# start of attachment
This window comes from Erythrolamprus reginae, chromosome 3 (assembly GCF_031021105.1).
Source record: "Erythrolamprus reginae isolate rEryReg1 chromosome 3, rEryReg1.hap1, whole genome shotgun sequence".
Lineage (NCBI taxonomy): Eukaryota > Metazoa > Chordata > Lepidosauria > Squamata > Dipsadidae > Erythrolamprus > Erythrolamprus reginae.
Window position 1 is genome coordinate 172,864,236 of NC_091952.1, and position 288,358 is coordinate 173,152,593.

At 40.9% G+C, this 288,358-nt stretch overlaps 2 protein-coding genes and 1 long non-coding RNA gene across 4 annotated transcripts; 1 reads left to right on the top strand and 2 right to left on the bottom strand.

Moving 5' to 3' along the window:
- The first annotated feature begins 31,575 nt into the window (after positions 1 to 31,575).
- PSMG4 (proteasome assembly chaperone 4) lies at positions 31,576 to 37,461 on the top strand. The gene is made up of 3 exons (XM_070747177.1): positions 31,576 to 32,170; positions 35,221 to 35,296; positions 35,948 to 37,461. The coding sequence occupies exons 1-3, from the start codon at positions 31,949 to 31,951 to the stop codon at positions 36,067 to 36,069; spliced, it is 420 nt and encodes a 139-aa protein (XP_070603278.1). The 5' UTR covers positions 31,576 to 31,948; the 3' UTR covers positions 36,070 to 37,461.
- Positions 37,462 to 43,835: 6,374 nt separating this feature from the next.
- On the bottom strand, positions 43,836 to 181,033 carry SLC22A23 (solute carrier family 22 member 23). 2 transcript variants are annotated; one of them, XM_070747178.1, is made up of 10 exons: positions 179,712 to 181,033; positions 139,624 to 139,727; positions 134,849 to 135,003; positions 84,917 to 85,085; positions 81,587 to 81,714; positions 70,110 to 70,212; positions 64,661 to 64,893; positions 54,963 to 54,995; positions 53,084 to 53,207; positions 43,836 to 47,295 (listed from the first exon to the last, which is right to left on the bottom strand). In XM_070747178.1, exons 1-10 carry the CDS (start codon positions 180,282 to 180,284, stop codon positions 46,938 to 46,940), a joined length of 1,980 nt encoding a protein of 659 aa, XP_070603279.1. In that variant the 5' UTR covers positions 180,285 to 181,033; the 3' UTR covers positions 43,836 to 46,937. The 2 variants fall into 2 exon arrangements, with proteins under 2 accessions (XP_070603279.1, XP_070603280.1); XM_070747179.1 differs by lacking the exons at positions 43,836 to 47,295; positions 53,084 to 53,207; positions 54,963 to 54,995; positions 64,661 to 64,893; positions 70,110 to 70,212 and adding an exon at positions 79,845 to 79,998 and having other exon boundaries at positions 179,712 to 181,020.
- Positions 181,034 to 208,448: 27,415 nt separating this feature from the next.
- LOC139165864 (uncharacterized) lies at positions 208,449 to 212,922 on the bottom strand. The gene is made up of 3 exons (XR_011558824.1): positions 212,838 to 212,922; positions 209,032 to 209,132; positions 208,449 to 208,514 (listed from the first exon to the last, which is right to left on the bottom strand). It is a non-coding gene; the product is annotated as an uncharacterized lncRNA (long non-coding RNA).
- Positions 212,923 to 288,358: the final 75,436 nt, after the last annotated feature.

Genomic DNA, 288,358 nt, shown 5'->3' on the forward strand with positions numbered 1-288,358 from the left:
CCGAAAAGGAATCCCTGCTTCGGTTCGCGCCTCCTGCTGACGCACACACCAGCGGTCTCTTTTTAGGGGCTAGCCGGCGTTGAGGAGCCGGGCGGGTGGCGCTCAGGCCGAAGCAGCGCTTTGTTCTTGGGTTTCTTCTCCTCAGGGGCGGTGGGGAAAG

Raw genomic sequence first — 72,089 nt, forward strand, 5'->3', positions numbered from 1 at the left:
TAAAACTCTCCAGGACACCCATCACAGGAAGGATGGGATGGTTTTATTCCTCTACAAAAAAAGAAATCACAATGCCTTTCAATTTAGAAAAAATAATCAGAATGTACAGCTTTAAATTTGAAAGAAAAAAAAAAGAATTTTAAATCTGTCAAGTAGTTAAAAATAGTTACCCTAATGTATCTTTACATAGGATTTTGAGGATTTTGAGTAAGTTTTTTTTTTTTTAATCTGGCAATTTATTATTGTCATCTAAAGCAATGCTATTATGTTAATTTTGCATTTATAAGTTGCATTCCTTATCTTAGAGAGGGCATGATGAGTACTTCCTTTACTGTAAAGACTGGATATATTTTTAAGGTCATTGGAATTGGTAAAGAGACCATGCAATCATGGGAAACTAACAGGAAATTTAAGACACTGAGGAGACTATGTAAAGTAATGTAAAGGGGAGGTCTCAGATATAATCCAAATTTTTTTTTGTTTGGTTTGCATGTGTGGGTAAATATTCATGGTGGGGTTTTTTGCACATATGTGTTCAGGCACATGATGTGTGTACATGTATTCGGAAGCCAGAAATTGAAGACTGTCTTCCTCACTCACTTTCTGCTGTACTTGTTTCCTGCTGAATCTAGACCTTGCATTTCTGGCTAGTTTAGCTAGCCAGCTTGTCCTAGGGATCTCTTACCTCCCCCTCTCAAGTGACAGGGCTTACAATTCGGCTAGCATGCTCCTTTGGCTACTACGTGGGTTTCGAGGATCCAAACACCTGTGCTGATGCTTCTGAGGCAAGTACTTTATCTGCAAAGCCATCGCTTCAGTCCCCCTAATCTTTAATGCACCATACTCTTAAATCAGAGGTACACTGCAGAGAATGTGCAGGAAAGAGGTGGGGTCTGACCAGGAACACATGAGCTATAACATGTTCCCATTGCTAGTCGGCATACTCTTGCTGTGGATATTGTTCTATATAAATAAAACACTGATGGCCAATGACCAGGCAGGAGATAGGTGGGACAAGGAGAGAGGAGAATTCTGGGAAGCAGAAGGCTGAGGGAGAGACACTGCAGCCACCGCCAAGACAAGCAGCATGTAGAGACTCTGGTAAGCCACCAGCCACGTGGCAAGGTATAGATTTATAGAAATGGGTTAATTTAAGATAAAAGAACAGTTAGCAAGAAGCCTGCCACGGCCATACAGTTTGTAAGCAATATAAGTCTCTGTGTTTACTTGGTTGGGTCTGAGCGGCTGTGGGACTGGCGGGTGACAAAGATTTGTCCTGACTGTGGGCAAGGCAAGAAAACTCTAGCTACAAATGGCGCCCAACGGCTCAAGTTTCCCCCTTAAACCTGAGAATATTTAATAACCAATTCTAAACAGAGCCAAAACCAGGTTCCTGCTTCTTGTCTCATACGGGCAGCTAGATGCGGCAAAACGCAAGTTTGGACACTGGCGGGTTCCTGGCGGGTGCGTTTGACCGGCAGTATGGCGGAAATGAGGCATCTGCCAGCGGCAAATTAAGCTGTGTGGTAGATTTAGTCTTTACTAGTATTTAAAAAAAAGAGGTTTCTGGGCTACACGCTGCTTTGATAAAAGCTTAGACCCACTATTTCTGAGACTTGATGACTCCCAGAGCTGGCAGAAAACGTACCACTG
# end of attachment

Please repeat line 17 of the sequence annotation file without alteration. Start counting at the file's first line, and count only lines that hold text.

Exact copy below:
TAAAACTCTCCAGGACACCCATCACAGGAAGGATGGGATGGTTTTATTCCTCTACAAAAAAAGAAATCACAATGCCTTTCAATTTAGAAAAAATAATCAGAATGTACAGCTTTAAATTTGAAAGAAAAAAAAAAGAATTTTAAATCTGTCAAGTAGTTAAAAATAGTTACCCTAATGTATCTTTACATAGGATTTTGAGGATTTTGAGTAAGTTTTTTTTTTTTTAATCTGGCAATTTATTATTGTCATCTAAAGCAATGCTATTATGTTAATTTTGCATTTATAAGTTGCATTCCTTATCTTAGAGAGGGCATGATGAGTACTTCCTTTACTGTAAAGACTGGATATATTTTTAAGGTCATTGGAATTGGTAAAGAGACCATGCAATCATGGGAAACTAACAGGAAATTTAAGACACTGAGGAGACTATGTAAAGTAATGTAAAGGGGAGGTCTCAGATATAATCCAAATTTTTTTTTGTTTGGTTTGCATGTGTGGGTAAATATTCATGGTGGGGTTTTTTGCACATATGTGTTCAGGCACATGATGTGTGTACATGTATTCGGAAGCCAGAAATTGAAGACTGTCTTCCTCACTCACTTTCTGCTGTACTTGTTTCCTGCTGAATCTAGACCTTGCATTTCTGGCTAGTTTAGCTAGCCAGCTTGTCCTAGGGATCTCTTACCTCCCCCTCTCAAGTGACAGGGCTTACAATTCGGCTAGCATGCTCCTTTGGCTACTACGTGGGTTTCGAGGATCCAAACACCTGTGCTGATGCTTCTGAGGCAAGTACTTTATCTGCAAAGCCATCGCTTCAGTCCCCCTAATCTTTAATGCACCATACTCTTAAATCAGAGGTACACTGCAGAGAATGTGCAGGAAAGAGGTGGGGTCTGACCAGGAACACATGAGCTATAACATGTTCCCATTGCTAGTCGGCATACTCTTGCTGTGGATATTGTTCTATATAAATAAAACACTGATGGCCAATGACCAGGCAGGAGATAGGTGGGACAAGGAGAGAGGAGAATTCTGGGAAGCAGAAGGCTGAGGGAGAGACACTGCAGCCACCGCCAAGACAAGCAGCATGTAGAGACTCTGGTAAGCCACCAGCCACGTGGCAAGGTATAGATTTATAGAAATGGGTTAATTTAAGATAAAAGAACAGTTAGCAAGAAGCCTGCCACGGCCATACAGTTTGTAAGCAATATAAGTCTCTGTGTTTACTTGGTTGGGTCTGAGCGGCTGTGGGACTGGCGGGTGACAAAGATTTGTCCTGACTGTGGGCAAGGCAAGAAAACTCTAGCTACAAATGGCGCCCAACGGCTCAAGTTTCCCCCTTAAACCTGAGAATATTTAATAACCAATTCTAAACAGAGCCAAAACCAGGTTCCTGCTTCTTGTCTCATACGGGCAGCTAGATGCGGCAAAACGCAAGTTTGGACACTGGCGGGTTCCTGGCGGGTGCGTTTGACCGGCAGTATGGCGGAAATGAGGCATCTGCCAGCGGCAAATTAAGCTGTGTGGTAGATTTAGTCTTTACTAGTATTTAAAAAAAAGAGGTTTCTGGGCTACACGCTGCTTTGATAAAAGCTTAGACCCACTATTTCTGAGACTTGATGACTCCCAGAGCTGGCAGAAAACGTACCACTG